As proposed, a VTC Appointment confers the right to quote electronically (and not in open outcry) an appropriate number of products selected from “tiers” that have been structured according to trading volume statistics. By being able to choose the products it wishes to trade, an RMM would have unparalleled flexibility in choosing and structuring its appointment. As proposed, RMMs would be able to choose from all products included in the Hybrid 2.0 Platform. Of those products, Tier A would consist of the 20% most actively-traded products over the preceding three calendar months, Tier B the next 20%, etc., through Tier E, which would consist of the 20% least actively-traded products. All products within a specific Tier would be assigned an “appointment cost” depending upon its Tier location. Each Tier A product would have an “appointment cost” of .10, each Tier B product would be .0667, each Tier C product would be .05, each Tier D product would be .04, and each Tier E product would be .033. An RMM as part of its VTC appointment may select for each membership it owns or leases any combination of Hybrid 2.0 products whose aggregate “appointment cost” does not exceed 1.0. For example, an RMM could request six “A Tier” products (6x.10), four “C Tier” products (4x.05), and five “D Tier” products (5x.04) to constitute its VTC appointment.

The Exchange would rebalance the “tiers” once each calendar quarter, which may result in additions or deletions to their composition. When a product changes “tiers” it would be assigned the “appointment cost” of that tier. Upon rebalancing, each RMM with a VTC appointment would be required to own or lease the appropriate number of Exchange memberships reflecting the revised “appointment costs” of the products constituting its appointment. Proposed paragraph (d) also provides that an RMM may only change its appointment upon providing advance notification to the Exchange in a form and manner prescribed by the Exchange.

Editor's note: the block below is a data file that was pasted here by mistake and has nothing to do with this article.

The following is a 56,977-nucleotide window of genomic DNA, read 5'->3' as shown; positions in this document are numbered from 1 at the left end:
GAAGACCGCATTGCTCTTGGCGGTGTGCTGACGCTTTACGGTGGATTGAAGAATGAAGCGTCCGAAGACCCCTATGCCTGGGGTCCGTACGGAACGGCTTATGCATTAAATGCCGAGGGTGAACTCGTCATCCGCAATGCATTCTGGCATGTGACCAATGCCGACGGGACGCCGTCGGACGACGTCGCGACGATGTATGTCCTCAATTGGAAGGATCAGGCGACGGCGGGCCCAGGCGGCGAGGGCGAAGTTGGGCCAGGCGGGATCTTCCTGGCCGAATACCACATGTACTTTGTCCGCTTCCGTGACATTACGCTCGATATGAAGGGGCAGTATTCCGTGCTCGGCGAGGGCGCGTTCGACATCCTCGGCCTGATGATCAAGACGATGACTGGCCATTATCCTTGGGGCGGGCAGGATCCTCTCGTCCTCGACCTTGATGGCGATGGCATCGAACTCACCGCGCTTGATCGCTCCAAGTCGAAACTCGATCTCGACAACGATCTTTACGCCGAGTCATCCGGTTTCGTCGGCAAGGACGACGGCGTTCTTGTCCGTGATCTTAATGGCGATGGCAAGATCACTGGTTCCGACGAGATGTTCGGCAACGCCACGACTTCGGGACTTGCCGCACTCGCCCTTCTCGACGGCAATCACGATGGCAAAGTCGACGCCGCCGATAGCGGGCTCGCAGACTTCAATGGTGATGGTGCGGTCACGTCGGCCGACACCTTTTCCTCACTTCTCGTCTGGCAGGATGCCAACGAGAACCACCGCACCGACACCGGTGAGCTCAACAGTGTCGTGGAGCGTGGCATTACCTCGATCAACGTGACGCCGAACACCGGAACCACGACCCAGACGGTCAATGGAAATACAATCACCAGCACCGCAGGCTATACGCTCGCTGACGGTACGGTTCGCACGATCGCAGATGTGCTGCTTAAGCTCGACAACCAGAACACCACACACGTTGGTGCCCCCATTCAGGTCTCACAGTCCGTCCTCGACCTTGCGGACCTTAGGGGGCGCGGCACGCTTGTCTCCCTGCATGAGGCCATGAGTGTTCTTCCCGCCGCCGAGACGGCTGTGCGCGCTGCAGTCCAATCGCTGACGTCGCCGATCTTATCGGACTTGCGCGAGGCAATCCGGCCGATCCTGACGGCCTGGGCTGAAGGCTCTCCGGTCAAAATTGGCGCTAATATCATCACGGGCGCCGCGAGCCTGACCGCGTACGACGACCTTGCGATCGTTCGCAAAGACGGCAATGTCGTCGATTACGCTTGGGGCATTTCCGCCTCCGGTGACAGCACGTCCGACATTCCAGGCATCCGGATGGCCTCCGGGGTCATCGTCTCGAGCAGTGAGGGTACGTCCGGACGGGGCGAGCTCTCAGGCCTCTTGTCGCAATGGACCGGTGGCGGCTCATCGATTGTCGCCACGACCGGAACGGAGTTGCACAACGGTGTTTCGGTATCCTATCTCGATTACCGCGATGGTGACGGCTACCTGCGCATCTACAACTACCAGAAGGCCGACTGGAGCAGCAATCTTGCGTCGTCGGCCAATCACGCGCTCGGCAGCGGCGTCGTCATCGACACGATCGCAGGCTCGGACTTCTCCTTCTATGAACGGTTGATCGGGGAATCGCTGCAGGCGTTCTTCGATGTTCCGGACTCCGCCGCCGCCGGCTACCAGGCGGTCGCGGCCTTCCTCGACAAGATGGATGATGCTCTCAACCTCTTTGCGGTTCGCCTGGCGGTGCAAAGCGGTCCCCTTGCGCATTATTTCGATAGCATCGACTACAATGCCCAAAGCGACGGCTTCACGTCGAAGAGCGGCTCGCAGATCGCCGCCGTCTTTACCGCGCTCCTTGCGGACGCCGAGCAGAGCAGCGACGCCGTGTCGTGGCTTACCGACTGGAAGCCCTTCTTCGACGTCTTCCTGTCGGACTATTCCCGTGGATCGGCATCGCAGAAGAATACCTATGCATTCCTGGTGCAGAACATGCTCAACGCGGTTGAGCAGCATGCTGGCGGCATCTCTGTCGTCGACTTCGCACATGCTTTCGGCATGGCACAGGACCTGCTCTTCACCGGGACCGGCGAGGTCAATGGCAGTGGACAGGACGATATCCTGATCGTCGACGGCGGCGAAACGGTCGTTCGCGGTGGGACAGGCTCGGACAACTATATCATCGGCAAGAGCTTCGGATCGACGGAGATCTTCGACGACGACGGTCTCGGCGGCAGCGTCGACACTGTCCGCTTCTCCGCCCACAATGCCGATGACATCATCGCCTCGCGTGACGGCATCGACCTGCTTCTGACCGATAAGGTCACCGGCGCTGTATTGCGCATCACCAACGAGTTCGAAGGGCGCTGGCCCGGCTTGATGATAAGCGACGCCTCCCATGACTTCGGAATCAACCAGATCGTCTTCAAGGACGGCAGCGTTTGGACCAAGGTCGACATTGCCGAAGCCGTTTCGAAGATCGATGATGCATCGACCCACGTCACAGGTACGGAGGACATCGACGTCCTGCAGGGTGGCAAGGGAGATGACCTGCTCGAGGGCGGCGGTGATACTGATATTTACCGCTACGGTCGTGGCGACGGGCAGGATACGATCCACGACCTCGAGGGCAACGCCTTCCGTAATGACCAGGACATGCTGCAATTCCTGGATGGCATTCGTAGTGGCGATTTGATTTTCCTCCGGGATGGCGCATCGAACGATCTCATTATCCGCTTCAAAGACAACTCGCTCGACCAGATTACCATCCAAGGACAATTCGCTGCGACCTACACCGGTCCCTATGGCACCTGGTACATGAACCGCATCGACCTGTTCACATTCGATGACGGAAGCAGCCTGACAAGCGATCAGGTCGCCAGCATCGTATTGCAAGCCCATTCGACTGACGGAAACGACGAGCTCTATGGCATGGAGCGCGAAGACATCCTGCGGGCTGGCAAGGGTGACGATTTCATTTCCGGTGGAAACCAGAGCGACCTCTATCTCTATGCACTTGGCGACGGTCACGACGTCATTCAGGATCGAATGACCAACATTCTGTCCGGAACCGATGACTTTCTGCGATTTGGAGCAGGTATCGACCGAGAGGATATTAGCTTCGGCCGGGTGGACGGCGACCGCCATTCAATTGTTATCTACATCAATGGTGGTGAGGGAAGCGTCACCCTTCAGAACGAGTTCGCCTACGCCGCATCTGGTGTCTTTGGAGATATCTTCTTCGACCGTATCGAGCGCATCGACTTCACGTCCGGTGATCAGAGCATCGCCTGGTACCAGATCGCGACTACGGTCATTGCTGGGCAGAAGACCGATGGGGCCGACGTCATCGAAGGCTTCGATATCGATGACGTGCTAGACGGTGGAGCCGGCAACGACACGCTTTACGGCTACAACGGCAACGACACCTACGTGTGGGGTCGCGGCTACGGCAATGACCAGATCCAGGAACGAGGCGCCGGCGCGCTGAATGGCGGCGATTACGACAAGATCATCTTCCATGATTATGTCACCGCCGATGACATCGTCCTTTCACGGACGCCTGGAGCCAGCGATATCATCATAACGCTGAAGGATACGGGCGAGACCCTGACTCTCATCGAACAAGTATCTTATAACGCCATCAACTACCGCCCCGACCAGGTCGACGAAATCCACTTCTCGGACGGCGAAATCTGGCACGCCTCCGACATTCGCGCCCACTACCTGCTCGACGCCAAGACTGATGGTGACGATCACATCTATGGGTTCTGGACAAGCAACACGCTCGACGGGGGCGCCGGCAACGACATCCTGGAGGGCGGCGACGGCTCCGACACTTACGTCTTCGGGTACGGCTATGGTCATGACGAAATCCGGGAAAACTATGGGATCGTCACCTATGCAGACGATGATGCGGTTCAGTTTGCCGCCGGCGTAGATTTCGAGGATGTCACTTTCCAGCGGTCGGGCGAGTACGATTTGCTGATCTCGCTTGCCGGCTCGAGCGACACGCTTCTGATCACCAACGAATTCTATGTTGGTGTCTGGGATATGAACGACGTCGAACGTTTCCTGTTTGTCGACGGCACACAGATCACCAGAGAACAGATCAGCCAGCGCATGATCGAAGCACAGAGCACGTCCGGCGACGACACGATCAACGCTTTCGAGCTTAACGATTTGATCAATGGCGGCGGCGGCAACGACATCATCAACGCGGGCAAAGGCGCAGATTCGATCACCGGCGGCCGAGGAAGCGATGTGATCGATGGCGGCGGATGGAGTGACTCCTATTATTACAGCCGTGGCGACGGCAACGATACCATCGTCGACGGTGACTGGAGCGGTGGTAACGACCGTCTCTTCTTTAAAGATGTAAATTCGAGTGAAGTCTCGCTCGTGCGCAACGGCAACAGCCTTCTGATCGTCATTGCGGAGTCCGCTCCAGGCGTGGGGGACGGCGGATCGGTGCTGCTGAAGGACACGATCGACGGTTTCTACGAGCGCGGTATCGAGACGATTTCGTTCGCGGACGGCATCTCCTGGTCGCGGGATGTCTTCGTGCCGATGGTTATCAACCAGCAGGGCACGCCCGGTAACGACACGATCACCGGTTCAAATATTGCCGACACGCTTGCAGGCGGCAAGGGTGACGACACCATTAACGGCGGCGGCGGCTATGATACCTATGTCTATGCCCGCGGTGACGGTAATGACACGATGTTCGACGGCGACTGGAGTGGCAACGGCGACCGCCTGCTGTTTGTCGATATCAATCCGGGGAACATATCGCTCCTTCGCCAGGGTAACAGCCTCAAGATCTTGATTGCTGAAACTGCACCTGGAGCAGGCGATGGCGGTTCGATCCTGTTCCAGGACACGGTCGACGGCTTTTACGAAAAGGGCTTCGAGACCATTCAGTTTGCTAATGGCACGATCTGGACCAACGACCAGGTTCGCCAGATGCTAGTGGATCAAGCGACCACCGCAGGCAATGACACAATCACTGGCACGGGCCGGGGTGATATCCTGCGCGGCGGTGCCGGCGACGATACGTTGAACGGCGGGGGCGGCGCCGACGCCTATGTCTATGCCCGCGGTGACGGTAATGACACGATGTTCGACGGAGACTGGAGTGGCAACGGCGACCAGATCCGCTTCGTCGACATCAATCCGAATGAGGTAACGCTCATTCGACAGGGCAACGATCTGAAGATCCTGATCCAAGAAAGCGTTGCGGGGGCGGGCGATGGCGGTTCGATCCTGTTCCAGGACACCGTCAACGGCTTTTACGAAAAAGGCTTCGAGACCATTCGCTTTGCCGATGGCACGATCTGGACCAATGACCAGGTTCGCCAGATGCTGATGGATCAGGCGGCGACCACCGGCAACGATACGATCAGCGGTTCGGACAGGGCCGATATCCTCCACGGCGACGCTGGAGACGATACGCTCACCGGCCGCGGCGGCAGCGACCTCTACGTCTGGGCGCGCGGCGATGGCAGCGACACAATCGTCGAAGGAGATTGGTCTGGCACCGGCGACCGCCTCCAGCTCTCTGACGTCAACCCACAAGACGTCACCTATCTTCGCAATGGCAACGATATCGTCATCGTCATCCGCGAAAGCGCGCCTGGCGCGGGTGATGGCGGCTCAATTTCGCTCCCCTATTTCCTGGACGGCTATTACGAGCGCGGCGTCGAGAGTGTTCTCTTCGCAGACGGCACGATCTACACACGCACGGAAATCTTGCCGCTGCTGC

Proposed paragraph (e) provides that the Exchange may suspend or terminate any appointment of an RMM in one or more classes under this rule whenever, in the Exchange's judgment, the interests of a fair and orderly market are best served by such action. This is similar to ISE Rule 802 and CBOE Rule 8.3. An RMM may seek review of any action taken by the Exchange pursuant to CBOE Rule 8.4 in accordance with Chapter XIX of the CBOE Rules.

Proposed CBOE Rule 8.4(f) provides that RMMs are subject to CBOE Rule 8.7.03A with respect to trading in appointed classes.[14] RMMs may not enter quotations in option classes that are not included within their appointments although they may submit orders in non-appointed classes.

Start Printed Page 6054

CBOE Rule 8.3A Maximum Number of Market Participants Quoting Electronically Per Product

The Exchange does not have unlimited systems bandwidth capacity to support an unlimited number of electronic quoters in every class. For this reason, the Exchange proposes to limit the number of members quoting electronically in each product (“Class Quoting Limit” or “CQL”) traded on Hybrid or Hybrid 2.0.[15] By limiting the number of quoters in all Hybrid and Hybrid 2.0 classes/products, the Exchange ensures it would have the ability to effectively handle all quotes generated by members. The number of members permitted to quote in each product is specified in proposed CBOE Rule 8.3A.01. The methodology for determining which members would be able to quote electronically in a product is governed by proposed CBOE Rule 8.3A(a)-(c).

When a CQL is established for each product, the following criteria govern which members are entitled to quote electronically in that subject product. A Market-Maker (excluding an RMM and e-DPM) that is not eligible to quote electronically in a product still may quote in open outcry in that product.

Products Trading on the Hybrid 2.0 Platform as of January 6, 2005 and Products Trading on the Hybrid Trading System as of January 6, 2005